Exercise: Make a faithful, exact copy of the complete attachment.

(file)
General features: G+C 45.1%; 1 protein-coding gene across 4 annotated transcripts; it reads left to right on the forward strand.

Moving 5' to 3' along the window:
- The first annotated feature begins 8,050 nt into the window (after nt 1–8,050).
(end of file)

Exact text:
General features: G+C 45.1%; 1 protein-coding gene across 4 annotated transcripts; it reads left to right on the forward strand.

Moving 5' to 3' along the window:
- The first annotated feature begins 8,050 nt into the window (after nt 1–8,050).